One of the core features of computer games besides the graphics, sounds and story is something you don’t notice immediately. Some games do not do it very well but some became famous for it: Game Artificial Intelligence.
From the humble beginnings in games like Pacman to the great successes we know today like the Halo series, Game AI showed generations of kids that a computer can be pretty smart and sometimes even mean. Some of the better computer games adapt to the way the player reacts and then find new ways to compete. The aim is of course to keep the player interested in the game and engaged in the sense to make it just as difficult to challenge the player’s skills but on the other hand not to make it too frustrating or impossible to win.
Another part of good game design is that the controls are self explanatory and most gamers won’t be bothered with reading a manual before starting the game. If something is boring and thus means the player understood a strategy or principle of the game there needs to be a way to skip it and move on.
Now if we apply this to a classroom environment the big problem or challenge if you will lies in the mix of students and consequently diverging interests, talents and results in different skill levels students naturally have. Not every student learns at the same pace and therefore teachers need to adapt the lesson to the skills of the average student in the class. That still might be too difficult for some and way too easy for others. All in all, it is most of the time frustrating for most people involved, the teacher included.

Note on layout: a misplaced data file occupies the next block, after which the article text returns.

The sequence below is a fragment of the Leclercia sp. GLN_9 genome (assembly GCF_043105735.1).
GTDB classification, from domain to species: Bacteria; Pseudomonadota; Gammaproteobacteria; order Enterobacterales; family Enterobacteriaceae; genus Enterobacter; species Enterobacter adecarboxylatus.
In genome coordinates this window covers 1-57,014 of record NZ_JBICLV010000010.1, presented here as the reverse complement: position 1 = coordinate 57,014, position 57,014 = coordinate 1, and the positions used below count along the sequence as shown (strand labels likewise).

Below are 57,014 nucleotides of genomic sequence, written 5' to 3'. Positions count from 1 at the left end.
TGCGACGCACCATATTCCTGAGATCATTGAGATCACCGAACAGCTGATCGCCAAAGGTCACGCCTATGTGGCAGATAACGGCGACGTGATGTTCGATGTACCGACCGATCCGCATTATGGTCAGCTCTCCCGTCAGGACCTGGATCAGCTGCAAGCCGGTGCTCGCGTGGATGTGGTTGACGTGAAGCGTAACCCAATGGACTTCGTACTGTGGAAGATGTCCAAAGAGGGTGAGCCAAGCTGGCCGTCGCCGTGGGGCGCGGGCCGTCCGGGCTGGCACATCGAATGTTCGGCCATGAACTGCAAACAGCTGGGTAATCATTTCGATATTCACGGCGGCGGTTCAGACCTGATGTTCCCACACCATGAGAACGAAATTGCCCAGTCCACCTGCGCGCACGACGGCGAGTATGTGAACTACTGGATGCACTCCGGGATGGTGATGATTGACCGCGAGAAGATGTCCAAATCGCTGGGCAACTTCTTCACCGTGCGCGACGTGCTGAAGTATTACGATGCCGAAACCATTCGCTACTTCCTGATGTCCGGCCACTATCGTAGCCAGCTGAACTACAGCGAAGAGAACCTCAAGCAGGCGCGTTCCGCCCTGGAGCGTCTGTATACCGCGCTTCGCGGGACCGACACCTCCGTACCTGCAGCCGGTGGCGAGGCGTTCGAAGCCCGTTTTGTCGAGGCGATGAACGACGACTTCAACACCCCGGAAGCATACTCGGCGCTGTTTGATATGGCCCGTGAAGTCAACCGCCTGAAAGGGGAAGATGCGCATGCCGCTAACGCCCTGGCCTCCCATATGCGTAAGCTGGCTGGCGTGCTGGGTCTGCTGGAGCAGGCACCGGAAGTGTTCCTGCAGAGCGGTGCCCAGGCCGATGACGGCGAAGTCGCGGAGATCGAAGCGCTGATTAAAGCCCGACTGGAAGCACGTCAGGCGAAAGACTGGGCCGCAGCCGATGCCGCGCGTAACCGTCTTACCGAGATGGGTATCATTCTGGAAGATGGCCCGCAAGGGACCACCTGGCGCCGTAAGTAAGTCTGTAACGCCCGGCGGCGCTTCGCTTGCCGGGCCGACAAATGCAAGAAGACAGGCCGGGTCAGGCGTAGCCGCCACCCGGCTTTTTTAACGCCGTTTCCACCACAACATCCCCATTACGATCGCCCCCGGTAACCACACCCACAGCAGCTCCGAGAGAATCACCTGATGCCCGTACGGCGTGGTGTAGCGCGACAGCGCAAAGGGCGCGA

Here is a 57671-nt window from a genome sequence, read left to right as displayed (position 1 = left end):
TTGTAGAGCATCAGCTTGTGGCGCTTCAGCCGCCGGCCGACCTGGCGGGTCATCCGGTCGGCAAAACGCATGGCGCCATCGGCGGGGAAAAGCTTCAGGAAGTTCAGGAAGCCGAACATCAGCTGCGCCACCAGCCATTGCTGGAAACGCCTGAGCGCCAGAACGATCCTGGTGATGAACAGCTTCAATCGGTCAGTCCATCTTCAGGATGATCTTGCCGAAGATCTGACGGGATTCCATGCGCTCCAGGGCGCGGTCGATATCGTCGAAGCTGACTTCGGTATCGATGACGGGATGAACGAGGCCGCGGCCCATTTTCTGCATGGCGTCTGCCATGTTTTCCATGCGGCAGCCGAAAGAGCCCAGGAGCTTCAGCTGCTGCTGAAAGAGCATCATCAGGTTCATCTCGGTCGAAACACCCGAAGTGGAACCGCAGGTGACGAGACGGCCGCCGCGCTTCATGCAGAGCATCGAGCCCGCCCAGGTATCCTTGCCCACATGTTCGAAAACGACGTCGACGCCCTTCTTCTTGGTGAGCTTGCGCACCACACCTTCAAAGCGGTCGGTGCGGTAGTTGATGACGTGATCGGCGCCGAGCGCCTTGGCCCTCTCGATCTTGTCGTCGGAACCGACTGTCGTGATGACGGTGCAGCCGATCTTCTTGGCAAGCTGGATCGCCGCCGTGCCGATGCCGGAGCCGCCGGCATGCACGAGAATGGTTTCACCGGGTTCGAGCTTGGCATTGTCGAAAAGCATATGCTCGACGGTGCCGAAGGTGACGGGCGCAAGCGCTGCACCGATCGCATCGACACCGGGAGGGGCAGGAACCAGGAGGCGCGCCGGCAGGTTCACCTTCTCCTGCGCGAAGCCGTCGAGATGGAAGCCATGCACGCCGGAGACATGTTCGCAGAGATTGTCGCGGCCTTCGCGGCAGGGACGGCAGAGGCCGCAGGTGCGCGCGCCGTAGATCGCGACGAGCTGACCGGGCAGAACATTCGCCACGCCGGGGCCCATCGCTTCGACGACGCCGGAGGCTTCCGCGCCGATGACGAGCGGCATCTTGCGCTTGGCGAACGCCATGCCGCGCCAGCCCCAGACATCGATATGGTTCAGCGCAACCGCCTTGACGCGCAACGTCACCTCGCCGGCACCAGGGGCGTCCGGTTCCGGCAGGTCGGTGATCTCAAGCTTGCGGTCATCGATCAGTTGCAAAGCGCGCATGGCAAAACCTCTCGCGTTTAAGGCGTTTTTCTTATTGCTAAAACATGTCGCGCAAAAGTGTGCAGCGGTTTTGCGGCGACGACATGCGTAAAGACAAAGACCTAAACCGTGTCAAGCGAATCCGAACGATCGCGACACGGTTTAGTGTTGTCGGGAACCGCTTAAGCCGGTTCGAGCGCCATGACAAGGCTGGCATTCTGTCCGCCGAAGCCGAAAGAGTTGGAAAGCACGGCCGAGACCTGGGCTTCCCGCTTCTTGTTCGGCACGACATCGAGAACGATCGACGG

I do not see it as an easy challenge to find and offer a way that every student in the classroom can learn at their own pace with the teacher coming in as sort of the game manual or cheat book, offering help when nothing else works but the learning experience and the joy of learning and teaching for everyone involved would be very rewarding.
Picture: Halo Reach, Bungie / Microsoft Game Studios